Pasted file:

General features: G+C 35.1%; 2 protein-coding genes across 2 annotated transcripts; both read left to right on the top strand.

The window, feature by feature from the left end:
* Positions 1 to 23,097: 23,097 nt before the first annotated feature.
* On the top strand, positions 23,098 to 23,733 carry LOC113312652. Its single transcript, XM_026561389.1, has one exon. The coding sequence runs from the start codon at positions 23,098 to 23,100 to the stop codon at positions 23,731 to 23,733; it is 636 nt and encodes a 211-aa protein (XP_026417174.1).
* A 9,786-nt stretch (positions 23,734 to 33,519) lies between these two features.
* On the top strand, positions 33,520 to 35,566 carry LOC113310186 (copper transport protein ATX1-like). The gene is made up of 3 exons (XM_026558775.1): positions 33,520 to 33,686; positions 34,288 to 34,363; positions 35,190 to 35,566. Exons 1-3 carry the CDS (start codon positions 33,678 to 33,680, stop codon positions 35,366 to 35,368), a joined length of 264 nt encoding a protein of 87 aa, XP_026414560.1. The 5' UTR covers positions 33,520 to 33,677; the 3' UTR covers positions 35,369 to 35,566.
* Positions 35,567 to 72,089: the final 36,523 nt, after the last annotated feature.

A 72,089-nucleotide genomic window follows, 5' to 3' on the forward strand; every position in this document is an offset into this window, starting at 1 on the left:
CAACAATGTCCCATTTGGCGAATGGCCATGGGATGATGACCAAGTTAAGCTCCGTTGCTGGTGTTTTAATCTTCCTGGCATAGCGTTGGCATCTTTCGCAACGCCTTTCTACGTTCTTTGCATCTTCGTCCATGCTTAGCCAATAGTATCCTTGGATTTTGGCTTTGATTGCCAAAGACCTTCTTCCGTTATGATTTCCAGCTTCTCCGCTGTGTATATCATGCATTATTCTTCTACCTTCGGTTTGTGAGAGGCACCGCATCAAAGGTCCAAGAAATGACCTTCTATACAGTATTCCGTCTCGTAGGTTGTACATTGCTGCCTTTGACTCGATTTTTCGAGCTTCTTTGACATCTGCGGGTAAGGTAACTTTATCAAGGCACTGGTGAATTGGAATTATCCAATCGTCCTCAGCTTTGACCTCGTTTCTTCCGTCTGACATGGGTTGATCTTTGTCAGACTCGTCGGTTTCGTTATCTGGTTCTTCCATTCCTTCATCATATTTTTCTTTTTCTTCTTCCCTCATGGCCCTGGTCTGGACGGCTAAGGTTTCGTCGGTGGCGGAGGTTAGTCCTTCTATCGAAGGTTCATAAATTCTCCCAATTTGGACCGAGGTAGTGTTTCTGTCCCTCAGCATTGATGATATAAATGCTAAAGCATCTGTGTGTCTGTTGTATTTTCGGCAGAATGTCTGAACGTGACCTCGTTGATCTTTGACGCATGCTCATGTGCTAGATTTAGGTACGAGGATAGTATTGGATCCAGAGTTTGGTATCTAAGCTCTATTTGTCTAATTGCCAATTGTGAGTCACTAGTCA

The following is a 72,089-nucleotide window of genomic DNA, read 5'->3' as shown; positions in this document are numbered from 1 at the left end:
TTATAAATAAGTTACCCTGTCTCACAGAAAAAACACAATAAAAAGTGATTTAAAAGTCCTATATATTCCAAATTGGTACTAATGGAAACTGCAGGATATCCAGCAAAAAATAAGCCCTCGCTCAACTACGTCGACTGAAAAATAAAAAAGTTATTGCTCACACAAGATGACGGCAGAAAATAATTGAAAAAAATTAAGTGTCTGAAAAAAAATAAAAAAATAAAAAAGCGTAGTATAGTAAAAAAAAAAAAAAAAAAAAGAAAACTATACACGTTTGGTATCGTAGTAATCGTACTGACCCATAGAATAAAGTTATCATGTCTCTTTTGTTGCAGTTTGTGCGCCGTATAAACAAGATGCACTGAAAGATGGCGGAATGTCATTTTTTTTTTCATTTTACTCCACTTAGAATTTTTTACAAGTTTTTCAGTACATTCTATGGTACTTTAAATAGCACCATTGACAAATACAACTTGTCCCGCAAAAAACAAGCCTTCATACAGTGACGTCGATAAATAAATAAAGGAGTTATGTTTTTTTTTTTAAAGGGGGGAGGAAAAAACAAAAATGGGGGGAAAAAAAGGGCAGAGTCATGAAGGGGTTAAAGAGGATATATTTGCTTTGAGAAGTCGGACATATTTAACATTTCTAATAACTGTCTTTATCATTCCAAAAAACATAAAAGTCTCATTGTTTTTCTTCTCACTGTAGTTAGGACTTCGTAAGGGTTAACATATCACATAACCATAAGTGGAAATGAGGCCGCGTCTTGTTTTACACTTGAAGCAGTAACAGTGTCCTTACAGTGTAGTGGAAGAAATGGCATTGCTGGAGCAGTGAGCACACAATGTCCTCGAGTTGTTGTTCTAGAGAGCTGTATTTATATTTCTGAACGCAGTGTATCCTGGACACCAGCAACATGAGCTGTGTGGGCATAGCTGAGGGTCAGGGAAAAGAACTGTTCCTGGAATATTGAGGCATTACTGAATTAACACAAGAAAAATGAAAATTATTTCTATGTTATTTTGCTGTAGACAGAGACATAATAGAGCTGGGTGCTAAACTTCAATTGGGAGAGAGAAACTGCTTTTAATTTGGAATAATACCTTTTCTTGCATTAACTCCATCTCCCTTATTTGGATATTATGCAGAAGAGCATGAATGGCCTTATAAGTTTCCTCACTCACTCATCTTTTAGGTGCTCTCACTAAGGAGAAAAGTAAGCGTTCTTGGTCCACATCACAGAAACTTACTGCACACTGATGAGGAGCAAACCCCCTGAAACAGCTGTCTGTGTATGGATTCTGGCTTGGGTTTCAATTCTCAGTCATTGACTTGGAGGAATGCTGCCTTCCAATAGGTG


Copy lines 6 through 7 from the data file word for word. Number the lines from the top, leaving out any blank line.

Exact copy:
* On the top strand, positions 33,520 to 35,566 carry LOC113310186 (copper transport protein ATX1-like). The gene is made up of 3 exons (XM_026558775.1): positions 33,520 to 33,686; positions 34,288 to 34,363; positions 35,190 to 35,566. Exons 1-3 carry the CDS (start codon positions 33,678 to 33,680, stop codon positions 35,366 to 35,368), a joined length of 264 nt encoding a protein of 87 aa, XP_026414560.1. The 5' UTR covers positions 33,520 to 33,677; the 3' UTR covers positions 35,369 to 35,566.
* Positions 35,567 to 72,089: the final 36,523 nt, after the last annotated feature.